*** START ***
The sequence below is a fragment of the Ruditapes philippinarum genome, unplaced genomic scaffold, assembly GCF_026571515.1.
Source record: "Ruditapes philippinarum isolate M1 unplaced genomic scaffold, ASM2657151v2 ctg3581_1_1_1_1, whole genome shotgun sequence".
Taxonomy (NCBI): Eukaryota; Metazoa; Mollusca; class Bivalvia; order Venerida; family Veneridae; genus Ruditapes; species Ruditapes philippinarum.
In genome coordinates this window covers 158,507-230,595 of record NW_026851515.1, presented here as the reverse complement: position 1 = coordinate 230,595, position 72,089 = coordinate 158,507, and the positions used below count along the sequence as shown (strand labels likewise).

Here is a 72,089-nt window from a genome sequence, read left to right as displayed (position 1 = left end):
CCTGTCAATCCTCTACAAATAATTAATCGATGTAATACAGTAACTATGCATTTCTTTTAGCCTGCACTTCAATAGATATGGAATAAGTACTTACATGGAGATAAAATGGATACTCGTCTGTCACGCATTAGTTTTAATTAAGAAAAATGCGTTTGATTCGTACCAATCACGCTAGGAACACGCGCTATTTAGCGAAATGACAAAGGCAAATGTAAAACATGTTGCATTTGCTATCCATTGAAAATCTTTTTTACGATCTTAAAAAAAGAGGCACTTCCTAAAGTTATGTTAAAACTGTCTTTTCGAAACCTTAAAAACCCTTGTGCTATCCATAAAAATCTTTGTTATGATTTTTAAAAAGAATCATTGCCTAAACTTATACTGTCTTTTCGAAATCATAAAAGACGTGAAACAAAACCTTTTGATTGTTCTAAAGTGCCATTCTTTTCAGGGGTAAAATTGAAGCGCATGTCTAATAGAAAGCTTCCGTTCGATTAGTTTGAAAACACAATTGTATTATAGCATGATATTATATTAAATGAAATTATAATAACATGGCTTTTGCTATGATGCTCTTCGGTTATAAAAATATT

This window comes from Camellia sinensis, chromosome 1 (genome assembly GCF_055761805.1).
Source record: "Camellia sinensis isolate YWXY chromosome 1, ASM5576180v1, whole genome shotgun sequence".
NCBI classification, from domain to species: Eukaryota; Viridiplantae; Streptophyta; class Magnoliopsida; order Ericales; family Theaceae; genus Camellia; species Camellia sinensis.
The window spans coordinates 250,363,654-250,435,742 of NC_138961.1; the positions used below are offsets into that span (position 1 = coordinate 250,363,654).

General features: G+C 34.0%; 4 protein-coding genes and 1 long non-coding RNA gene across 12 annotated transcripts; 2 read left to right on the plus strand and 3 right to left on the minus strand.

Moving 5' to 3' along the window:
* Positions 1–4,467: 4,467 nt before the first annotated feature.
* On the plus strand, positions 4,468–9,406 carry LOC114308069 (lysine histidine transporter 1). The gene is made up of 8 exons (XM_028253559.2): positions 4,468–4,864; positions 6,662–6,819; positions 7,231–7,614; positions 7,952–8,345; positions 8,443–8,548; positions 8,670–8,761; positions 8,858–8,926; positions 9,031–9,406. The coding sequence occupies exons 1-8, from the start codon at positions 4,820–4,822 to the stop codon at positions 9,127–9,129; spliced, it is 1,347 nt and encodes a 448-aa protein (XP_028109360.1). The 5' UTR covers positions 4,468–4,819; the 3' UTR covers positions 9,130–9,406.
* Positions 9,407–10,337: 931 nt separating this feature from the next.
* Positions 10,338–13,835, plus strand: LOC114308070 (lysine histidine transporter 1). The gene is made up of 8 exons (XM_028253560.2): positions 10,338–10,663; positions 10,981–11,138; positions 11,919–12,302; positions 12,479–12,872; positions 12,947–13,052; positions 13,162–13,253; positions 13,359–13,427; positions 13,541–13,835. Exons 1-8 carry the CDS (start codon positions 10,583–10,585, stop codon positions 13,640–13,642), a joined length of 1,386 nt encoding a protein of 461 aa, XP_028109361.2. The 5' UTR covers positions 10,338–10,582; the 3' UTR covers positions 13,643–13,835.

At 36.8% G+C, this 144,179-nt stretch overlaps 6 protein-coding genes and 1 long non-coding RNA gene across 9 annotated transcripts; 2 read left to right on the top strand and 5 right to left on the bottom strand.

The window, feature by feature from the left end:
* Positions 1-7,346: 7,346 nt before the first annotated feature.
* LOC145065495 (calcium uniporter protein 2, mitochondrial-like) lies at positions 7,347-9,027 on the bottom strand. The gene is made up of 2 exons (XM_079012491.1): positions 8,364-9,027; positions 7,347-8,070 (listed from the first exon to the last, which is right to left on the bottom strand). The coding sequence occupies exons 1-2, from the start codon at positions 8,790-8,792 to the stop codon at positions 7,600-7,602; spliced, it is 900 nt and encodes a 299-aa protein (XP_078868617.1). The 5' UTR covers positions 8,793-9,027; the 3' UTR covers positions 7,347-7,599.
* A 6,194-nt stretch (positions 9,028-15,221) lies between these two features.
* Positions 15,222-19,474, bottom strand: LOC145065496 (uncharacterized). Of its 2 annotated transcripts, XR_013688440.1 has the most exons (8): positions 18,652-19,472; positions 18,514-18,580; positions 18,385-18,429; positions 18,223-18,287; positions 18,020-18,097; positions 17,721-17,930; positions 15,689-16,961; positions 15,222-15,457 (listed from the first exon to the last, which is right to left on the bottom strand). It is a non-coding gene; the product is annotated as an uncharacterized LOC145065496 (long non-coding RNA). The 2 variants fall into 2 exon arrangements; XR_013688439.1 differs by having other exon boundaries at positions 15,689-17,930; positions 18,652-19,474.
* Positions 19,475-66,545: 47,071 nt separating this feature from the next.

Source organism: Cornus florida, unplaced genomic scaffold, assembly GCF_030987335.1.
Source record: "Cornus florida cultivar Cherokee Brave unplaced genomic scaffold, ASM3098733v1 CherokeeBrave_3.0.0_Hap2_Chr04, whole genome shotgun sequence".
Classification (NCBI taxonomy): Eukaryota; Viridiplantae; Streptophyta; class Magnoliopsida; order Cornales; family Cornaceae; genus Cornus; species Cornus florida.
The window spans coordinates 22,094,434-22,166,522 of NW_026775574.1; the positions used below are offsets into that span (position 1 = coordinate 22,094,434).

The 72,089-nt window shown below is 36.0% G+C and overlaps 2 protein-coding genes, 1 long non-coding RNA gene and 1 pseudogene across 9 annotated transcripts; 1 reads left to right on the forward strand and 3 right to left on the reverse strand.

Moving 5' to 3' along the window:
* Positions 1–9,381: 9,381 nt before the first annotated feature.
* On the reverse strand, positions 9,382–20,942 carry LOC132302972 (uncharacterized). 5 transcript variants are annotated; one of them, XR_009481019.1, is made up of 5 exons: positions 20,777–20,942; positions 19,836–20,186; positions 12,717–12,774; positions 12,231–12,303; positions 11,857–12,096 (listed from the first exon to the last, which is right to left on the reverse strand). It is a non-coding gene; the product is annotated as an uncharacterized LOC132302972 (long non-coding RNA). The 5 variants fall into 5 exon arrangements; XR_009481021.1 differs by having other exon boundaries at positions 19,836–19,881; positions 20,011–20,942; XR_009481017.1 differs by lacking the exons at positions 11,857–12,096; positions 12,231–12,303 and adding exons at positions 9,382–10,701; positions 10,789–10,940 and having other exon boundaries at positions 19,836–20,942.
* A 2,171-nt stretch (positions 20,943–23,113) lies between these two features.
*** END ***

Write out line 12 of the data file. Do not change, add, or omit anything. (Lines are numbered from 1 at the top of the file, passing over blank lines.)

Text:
Moving 5' to 3' along the window: